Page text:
And here stands Monsieur Marteau, my friendly French guide through the world of artist, poet and boheme Jean Cocteau and that of his pseudo soulmate, mother, and patron, Francine Weisweiller, to whom the property belonged. You see, Eric was the nurse entrusted to care for Mrs. Weisweiller in her later days. Eric was first and foremost her nurse, and then by choice of the family, the villa’s caretaker. No one, except for Francine’s daughter, could understand it in this peculiar, most personal way as would Eric Marteau, now before me in smart black-framed glasses. He was a very broad-shouldered, muscle-y male nurse, outfitted in a black polo with tattoos partially revealed at the sleeve’s end. Not what I was expecting, yet delightfully surprised at his absence of pretension.
After a brief bout of hand-shaking and who’s who, we walk over the threshold and into the living room as if we’ve casually come for an apertif. Haven’t we though? The short history of the home begins with the marriage of Francine to a man by the name of Alec Weisweiller. The year was 1941. If they survived the war, he proposed, he would buy her a dream house in the South of France. (Spoiler alert: he did.) It could be worth mentioning that Weisweiller was of the Deutsch de la Meurthe family that introduced gas pumps to France. However, as typical of many French aristocrats, they eventually led separate lives, married, though never feeling the need to divorce. Alec carried on with his mistress in Paris, and Francine, traveling to Cap Ferrat with frequency, playing consummate host to many visionary artists, actors and socialites of the time, including Picasso, Coco Chanel, Greta Garbo, and Cary Grant. Francine and Jean were introduced by way of Francine’s cousin who was starring in one of Cocteau’s films at the time. In May of 1950, Francine invited Jean to dinner at Santo Sospir. Included in the invitation was his “adopted son” and young lover, known affectionately as Doudou. Jean came for dinner, and quite simply, never left. As John Richardson, Picasso’s biographer, tells it, “they would spend their summers bound together as much by mutual admiration - a sort of collective narcissism - as by opium.”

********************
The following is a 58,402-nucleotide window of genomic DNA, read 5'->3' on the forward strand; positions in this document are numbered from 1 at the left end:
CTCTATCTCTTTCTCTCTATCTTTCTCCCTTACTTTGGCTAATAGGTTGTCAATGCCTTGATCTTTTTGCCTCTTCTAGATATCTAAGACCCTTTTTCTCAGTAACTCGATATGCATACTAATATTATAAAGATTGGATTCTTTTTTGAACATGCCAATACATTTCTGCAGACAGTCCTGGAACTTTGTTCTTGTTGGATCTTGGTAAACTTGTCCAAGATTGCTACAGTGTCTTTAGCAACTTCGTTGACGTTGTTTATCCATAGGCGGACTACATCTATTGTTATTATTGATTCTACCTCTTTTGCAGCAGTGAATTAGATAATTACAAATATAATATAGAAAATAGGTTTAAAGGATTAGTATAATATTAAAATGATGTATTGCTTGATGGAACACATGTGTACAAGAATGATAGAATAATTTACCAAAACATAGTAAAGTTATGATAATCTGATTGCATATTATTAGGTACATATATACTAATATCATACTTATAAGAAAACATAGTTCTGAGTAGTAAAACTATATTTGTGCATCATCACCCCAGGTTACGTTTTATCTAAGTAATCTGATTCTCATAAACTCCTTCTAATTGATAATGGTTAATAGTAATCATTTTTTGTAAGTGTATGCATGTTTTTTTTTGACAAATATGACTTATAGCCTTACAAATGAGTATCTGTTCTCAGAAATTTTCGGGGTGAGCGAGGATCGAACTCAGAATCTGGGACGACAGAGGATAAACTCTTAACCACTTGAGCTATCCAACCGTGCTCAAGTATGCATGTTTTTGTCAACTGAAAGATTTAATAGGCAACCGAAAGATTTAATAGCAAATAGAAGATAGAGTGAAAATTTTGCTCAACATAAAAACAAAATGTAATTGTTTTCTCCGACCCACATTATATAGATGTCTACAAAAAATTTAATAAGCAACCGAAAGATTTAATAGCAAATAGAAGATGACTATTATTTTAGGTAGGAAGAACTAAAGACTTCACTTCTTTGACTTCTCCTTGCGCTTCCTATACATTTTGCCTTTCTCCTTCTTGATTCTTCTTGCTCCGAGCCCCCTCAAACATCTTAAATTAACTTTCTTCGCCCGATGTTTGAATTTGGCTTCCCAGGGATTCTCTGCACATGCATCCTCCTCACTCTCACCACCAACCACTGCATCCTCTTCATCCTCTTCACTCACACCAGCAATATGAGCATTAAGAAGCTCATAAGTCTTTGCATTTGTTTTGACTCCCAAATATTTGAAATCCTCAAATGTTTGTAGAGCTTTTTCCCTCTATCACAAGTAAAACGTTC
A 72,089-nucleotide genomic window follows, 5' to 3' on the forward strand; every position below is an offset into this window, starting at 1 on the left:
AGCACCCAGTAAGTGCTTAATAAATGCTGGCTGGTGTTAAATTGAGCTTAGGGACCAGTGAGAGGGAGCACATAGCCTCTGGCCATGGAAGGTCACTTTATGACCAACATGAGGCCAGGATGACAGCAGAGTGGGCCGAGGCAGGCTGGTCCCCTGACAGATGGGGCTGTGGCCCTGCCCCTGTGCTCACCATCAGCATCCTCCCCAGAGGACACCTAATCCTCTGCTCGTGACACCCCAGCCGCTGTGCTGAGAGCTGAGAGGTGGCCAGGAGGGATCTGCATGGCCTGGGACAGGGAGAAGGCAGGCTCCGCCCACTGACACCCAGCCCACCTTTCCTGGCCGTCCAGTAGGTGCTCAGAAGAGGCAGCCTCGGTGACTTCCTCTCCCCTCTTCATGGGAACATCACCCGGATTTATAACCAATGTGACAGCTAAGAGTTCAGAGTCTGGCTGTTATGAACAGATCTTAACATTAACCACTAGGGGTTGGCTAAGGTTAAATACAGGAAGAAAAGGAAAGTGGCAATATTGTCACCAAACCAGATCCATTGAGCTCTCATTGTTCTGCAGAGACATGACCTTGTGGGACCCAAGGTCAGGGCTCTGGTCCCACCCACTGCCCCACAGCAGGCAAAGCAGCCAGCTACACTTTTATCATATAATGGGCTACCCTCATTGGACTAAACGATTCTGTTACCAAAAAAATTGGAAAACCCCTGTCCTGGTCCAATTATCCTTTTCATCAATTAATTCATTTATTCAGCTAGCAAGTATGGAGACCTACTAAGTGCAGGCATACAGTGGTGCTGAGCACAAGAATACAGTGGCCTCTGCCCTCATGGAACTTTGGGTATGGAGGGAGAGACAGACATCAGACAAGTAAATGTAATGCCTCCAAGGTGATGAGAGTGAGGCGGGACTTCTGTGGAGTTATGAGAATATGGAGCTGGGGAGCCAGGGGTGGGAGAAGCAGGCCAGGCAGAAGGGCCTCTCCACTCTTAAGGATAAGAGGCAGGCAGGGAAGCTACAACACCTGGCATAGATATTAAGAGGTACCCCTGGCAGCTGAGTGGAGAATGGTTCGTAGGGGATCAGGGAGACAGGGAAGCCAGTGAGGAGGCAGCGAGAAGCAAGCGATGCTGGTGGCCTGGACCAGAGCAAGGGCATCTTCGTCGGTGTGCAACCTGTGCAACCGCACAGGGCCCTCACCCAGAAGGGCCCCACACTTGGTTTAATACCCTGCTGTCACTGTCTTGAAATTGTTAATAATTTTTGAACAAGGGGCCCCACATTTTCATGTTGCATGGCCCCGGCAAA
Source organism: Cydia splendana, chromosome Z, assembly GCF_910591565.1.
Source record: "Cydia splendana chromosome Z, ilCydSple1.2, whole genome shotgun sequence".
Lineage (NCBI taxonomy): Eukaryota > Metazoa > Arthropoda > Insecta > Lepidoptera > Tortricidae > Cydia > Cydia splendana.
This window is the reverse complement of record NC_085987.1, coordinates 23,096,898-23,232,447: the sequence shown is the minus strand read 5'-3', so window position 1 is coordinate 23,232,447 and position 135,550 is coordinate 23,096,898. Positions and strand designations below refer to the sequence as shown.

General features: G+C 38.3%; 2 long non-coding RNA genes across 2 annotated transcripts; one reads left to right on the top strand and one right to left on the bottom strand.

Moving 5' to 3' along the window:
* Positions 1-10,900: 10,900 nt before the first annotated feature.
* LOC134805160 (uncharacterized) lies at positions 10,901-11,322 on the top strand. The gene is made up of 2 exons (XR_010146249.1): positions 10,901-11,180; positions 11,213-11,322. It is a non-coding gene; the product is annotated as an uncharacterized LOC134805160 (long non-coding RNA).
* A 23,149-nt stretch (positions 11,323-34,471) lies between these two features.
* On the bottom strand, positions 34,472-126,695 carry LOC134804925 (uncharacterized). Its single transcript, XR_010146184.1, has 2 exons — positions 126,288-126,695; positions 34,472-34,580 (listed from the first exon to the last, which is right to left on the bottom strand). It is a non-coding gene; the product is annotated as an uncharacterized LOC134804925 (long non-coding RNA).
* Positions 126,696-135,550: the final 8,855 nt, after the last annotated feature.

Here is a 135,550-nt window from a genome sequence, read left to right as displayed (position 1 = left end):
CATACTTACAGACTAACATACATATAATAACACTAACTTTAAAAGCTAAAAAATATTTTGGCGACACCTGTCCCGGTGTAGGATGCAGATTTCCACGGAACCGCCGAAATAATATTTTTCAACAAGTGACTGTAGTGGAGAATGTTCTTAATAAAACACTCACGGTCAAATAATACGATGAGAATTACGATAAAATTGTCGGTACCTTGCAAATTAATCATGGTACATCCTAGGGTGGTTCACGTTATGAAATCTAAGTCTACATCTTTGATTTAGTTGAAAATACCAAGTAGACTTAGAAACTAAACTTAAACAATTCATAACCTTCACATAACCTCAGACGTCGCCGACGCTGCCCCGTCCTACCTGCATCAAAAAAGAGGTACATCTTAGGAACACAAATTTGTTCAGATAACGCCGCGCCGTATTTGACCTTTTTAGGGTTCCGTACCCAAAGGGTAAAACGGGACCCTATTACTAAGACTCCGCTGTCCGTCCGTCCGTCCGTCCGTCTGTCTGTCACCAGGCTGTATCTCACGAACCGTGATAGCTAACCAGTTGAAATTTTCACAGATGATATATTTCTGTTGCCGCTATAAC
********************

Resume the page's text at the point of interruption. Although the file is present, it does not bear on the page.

Francine delighted in the role of muse, while Cocteau let his imagination and painterly ambitions run wild, ‘tattooing,’ his own term, the very walls of the villa, first with only charcoal, and later with pastel and paint. He began first with the mantel. ‘Can I draw Apollo up there?’ I imagine little pushback. Apollo appeared, followed then by two sun gods, resembling the fishermen from nearby Villefranche, outfitted in striped berets. According to Francine’s daughter, Carole, “he found the silence of the walls terrible. Jean liked to say that he learned from Matisse that once you paint one wall, the other three look bare.” (NYTimes)